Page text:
As a serials librarian, change is in the nature of my work. Titles change, publishers change, URLs change — change is the norm. I stay flexible and try to move light on my metaphorical feet. Some days I float like a butterfly. Some days I fall flat on my face.
I’ve been thinking about — and simultaneously feeling excited and dreading — the big change that is coming to my work in the next year. We’re on the path to migrate from Voyager/Summon to Alma/Primo. It’s going to mean a huge shift in how I do my work, though what I do, essentially, will remain the same.
I’m looking forward to the new (and sometimes improved) tools I’ll be using to do my work, but I’m not looking forward to the process of learning how to use them. And that’s just one of the unknowns that is making me afraid of this change, even as I’m ready to run towards it.
I don’t know what I don’t know. And it’s such a huge undertaking that I’m feeling overwhelmed by that unknown. What I really want right now is for someone to hand me a list of every thing I need to do to prepare Acquisitions and Electronic Resources data for the migration, but no one can do that for me. I have to take the resources the vendor has provided, as well as any information I can gather from other libraries who have migrated from similar products, and make that list for myself.
It’s daunting. It’s scary. What if I mess up?
photo by Mike McKay
No, it’s not a new children’s book. Rather, it’s a wonderful essay by Sarah Glassmeyer that was recently published in VoxPopuLII. Here are a few tasty quotes that I quite enjoyed:
…if an overly cautious, slow moving, non-evolving primate that responds to threats by a poison tongue or hiding and pretending the threat isn’t there didn’t remind you of anything, well then I guess you haven’t spent much time around librarians.
…librarians don’t cling to print materials out of some romantic notion of the superiority of books, nor do they make repeated demands for stable, authenticated archives of electronic materials just to make you crazy. When one is tasked with the preservation of information – on behalf not just of those looking for it ten years from now, but also of those looking hundreds if not thousands of years from now – and no one else is really in the information distribution or storage business, it pays to take one’s time and be cautious when determining what container to put that information in, especially when what you’ve been doing for the past 1,000 or so years has been working for you.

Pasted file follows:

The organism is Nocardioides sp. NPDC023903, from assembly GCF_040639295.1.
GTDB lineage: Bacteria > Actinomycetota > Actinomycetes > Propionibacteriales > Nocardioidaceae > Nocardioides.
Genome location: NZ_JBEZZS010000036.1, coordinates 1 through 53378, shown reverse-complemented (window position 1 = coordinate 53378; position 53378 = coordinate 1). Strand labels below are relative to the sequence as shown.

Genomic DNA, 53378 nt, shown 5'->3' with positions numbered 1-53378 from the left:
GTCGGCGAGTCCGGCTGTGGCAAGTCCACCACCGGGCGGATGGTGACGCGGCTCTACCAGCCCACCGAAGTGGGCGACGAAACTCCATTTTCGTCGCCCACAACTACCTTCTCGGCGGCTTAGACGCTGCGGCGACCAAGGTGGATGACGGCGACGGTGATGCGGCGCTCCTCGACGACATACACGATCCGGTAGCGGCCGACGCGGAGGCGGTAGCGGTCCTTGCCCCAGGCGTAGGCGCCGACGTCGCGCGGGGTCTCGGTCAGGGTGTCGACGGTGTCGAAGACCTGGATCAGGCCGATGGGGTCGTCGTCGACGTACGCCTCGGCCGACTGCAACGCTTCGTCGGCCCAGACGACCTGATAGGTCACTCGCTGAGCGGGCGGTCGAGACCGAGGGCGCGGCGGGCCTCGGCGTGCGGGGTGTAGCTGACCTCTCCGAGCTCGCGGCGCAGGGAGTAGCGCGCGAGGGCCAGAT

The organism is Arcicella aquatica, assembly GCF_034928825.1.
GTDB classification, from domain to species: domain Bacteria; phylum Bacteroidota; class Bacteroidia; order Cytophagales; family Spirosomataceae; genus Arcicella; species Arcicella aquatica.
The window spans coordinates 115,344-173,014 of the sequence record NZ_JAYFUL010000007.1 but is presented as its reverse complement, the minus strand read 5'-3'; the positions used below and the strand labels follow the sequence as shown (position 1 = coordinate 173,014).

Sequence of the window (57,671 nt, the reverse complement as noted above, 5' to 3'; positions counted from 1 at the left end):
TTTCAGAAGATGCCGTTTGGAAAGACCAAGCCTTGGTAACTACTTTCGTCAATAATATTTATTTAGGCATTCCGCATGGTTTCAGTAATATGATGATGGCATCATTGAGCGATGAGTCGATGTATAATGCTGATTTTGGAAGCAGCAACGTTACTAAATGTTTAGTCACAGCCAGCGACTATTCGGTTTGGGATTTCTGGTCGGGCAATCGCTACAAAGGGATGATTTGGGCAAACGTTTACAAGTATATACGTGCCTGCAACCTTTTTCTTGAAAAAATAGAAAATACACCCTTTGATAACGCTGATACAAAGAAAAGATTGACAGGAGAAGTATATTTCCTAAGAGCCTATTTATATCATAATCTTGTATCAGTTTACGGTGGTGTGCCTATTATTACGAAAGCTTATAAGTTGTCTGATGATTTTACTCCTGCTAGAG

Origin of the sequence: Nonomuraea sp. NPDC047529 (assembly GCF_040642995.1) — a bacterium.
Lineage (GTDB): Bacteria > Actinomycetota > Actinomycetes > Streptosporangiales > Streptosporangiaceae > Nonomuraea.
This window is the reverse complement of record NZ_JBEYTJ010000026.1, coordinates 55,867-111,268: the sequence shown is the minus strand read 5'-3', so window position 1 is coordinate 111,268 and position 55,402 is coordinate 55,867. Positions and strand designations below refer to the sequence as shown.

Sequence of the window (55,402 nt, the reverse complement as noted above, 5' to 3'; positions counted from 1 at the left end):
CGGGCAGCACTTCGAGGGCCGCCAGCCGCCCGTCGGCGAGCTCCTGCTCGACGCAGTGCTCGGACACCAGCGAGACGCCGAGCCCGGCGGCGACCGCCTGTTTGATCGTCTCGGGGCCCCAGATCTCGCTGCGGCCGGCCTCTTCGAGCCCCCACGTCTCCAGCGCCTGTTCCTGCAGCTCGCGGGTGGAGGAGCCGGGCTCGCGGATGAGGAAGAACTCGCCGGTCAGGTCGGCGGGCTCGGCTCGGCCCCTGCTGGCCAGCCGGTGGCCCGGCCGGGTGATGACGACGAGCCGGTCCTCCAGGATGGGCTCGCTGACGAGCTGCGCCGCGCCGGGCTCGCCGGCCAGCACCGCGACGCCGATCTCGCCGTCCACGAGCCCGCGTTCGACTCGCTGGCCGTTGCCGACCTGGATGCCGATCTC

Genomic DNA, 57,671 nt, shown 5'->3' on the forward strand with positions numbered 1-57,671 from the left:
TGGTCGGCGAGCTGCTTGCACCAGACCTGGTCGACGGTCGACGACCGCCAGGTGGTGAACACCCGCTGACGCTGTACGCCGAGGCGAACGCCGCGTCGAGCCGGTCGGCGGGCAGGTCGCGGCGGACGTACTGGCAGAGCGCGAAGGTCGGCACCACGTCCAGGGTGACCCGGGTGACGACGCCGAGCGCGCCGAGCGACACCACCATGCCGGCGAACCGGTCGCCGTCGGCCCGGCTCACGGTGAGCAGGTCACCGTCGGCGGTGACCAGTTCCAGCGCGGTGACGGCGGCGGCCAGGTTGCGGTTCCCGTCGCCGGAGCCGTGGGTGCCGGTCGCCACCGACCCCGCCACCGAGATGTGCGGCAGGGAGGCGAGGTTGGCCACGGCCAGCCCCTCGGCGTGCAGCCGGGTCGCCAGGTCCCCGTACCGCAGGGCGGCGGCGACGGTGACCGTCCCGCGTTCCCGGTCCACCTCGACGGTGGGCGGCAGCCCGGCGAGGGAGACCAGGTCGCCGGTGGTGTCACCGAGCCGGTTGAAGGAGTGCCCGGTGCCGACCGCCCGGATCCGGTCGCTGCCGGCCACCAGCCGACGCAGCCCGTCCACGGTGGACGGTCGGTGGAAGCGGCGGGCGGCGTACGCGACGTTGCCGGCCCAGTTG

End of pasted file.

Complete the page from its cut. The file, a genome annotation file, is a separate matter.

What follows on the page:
…with librarians this risk aversion has grown like a cancer and now manifests itself as a fear of failure. This fear has become so ingrained in the culture that innovation and progress are inhibited.
As it stands now, librarian participation in a multidisciplinary project is often regarded as more of a hindrance than a help. If librarians don’t change, they will eventually stop being invited to the conversation.
n. a strong aversion to endless news reporting about friggatriskaidekaphobia on Friday the 13th.
First, some definitions:
triskaidekaphobia n. fear or a phobia concerning the number 13. [source]
friggatriskaidekaphobia n. morbid, irrational fear of Friday the 13th. [source]
friggatriskaidekaphobiarelatusphobia n. a strong aversion to endless news reporting about friggatriskaidekaphobia on Friday the 13th. [source]
Yes, I made up that one.
From CBS to the Huffington Post to National Geographic, it seems that everyone in the news reporting world must drag out the same old tired stories about people that have an irrational fear of the number 13 and how Friday the 13th is an even more fearful day than Friday the 7th or Tuesday the 13th. Personally, I wish they’d just shut up about it already.
Friday the 13th is going to occur anywhere from once to three times a year. It’s frequent enough that it’s no longer news, so stop pretending that it is. Tell me something important that’s happening in the world today, rather than wasting my time and yours.
Article first published as Friggatriskaidekaphobiarelatusphobia, Or “Not Another Friday the 13th Story!” on Blogcritics.